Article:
USMCA to replace NAFTA

In a last minute agreement, the United States, Canada and Mexico have come to terms on the renegotiation of their tri-lateral trade agreement, now called USMCA (United States Mexico Canada Agreement). While  hailed as a great victory, the repackaging of NAFTA maintains most of the integrity of the original while updating the twenty-year-old agreement to include some digital protections, labor protections and a sunset clause for renegotiation after six years.

Key Changes


The USMCA brings new country of origin rules stating that cars must be manufactured with 75% of their components made in the US, Canada and Mexico to be eligible for free trade, an increase of 12.5% over NAFTA’s 62.5% requirement. The change is expected to reduce the import of less expensive parts from Asia and may drive up the price of cars moving out of Mexico and into the United States.


Quick on the heels of the auto changes, the USMCA requires 40-45% of auto components be made by workers paid at least $14/hr by 2023. Mexico is required to allow real union representation to their workers and extend protections to migrant workers, the latter of which will benefit workers from Central America. Further protections are required for women workers to avoid discrimination and hostile work environments – a definite win for the work force in Mexico. All three countries will be able to sanction the others for any labor violations that occur.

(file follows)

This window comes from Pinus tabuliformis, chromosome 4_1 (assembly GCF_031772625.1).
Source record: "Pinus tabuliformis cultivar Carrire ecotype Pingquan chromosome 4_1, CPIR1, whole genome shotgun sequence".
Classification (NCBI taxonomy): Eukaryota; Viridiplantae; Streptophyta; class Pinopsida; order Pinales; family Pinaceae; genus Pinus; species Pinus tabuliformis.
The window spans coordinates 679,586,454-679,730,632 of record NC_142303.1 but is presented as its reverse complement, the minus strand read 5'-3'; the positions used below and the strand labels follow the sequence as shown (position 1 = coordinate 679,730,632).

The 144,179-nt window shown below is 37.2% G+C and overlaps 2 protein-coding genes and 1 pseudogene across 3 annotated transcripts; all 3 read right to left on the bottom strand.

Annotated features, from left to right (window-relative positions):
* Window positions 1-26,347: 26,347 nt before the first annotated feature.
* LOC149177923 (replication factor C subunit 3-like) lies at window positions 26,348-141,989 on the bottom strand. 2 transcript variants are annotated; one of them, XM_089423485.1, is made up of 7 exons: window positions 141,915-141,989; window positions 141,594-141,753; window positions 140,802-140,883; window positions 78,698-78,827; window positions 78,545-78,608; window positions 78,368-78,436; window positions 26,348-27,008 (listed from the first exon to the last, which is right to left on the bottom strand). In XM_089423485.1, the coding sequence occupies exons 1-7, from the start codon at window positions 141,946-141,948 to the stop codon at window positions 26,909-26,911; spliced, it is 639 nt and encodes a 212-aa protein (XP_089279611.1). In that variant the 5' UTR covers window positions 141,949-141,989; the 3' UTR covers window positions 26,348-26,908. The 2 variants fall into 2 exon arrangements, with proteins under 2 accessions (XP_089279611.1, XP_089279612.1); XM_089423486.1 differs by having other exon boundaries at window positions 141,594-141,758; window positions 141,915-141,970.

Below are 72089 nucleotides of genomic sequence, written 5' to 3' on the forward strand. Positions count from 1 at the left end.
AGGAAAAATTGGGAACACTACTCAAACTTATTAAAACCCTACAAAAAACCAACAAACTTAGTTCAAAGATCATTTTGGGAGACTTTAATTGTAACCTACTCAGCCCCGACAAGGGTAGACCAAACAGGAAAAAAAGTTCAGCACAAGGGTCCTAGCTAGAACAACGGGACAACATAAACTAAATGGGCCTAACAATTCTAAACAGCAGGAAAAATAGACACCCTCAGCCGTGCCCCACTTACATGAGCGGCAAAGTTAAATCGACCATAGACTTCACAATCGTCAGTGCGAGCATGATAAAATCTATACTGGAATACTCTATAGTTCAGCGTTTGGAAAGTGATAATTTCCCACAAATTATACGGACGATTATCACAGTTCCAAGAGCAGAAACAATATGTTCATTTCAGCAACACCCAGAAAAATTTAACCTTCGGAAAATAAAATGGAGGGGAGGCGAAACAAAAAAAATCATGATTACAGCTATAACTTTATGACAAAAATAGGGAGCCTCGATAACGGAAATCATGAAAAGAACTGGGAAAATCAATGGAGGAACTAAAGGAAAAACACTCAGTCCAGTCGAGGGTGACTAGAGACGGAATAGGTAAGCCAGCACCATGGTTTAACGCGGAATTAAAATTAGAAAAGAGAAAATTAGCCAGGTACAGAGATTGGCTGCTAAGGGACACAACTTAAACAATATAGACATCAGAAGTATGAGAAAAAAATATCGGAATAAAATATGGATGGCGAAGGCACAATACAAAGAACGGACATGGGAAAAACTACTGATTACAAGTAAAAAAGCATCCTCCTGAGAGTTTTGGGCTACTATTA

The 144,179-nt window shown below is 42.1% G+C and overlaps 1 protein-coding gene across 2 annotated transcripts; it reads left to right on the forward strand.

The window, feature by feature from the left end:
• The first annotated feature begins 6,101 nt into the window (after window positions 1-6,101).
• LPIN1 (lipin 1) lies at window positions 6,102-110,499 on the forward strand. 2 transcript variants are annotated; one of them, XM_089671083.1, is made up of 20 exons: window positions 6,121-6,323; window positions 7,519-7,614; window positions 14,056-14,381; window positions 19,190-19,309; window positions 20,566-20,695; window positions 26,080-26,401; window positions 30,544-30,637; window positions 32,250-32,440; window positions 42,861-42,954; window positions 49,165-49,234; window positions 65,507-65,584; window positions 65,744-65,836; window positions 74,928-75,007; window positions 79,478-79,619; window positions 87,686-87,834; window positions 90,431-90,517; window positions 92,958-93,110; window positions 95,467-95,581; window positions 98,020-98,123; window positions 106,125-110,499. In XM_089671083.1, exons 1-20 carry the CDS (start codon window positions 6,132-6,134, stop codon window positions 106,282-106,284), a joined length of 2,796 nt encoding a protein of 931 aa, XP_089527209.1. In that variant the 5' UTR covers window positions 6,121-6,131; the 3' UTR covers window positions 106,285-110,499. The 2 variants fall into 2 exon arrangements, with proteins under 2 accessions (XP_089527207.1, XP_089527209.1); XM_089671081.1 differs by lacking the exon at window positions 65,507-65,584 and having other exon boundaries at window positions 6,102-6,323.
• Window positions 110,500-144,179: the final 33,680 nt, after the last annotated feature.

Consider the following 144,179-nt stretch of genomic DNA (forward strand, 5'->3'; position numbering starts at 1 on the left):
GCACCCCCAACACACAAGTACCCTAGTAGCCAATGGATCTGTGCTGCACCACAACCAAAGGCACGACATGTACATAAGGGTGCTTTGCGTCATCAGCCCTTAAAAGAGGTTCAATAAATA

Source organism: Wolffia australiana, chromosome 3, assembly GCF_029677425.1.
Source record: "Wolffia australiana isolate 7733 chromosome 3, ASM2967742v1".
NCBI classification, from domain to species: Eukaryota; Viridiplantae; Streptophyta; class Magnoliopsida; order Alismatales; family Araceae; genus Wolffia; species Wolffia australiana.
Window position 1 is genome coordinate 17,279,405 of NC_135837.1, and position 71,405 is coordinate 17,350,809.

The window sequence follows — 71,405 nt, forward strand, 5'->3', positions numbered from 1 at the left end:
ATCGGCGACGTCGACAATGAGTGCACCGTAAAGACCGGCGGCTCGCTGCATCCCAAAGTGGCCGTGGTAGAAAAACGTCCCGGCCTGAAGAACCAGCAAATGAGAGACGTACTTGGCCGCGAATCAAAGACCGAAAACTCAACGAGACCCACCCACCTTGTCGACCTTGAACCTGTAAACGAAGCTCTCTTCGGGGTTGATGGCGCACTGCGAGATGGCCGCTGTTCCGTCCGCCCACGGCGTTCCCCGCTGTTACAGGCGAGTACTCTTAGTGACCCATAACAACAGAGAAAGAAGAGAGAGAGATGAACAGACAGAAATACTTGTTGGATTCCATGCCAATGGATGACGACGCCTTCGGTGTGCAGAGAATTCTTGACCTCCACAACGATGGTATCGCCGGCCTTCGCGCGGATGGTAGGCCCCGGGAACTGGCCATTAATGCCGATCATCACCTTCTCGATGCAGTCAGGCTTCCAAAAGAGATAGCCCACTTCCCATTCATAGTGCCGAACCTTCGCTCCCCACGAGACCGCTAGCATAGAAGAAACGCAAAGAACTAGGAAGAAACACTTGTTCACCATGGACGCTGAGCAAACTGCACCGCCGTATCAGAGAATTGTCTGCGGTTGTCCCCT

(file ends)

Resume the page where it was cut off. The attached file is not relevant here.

Perhaps the most crucial debate point was the opening of the Canadian dairy market to US exports. According to CNBC, “The deal includes a small reduction in protectionism for Canada’s dairy farmers. Under the new USMCA, American dairy producers will have access to 3.59% of Canada’s dairy market — slightly higher than the 3.25% they would have gotten had the US signed the Trans Pacific Partnership [TPP].”


Considering the age of NAFTA and explosion of the internet and digital technologies, guidelines for regulation across trade agreements have been sorely lacking. Primarily intellectual property protections have been extended from life of the author +50 years to life +70 years and a resolution that internet companies aren’t responsible for the content posted upon them. The intellectual protection extends to biologics, which are now granted 10 years of protection instead of 8, before generics are allowed.

Other notable changes

  • Investors can no longer sue governments over health or environmental limitations under the USMCA.
  • The USMCA requires the transportation sectors to streamline the flow of cargo with digital documentation and electronic logging.
  • A side negotiation that isn’t included in the USMCA is expected to deal with aluminum and steel tariffs that aren’t included in the original agreement.

We at Nelson International will continue to monitor developments and update as they become public. Please feel free to reach out to your representative if you have questions or concerns.